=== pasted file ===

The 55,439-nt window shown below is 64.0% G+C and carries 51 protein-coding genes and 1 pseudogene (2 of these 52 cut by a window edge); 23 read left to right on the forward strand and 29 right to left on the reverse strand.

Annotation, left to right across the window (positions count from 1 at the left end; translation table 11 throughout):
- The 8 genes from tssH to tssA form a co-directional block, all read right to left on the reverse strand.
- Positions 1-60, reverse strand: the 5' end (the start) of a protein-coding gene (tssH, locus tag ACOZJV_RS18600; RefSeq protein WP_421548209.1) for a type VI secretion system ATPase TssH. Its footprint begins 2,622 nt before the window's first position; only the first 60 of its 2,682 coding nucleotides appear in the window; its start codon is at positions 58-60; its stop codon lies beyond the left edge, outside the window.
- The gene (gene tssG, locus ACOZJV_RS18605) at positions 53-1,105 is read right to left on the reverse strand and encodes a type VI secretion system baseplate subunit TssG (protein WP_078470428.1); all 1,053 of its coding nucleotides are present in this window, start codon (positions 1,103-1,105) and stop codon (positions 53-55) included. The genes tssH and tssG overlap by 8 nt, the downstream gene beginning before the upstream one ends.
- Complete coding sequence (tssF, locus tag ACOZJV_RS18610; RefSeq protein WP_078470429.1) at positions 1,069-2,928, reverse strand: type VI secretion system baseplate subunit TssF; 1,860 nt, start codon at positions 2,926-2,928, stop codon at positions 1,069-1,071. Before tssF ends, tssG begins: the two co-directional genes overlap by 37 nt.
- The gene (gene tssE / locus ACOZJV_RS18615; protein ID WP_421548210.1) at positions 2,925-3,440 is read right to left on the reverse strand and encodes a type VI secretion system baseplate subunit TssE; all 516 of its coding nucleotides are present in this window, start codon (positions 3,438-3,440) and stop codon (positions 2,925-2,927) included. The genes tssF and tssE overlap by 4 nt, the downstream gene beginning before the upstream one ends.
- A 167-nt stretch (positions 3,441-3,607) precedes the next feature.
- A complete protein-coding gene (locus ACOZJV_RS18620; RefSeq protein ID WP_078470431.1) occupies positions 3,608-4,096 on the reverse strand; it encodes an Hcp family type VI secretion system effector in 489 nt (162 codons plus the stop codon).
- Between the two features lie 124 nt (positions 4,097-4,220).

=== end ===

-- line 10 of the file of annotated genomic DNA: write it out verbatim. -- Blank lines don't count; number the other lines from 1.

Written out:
- Between the two features lie 124 nt (positions 4,097-4,220).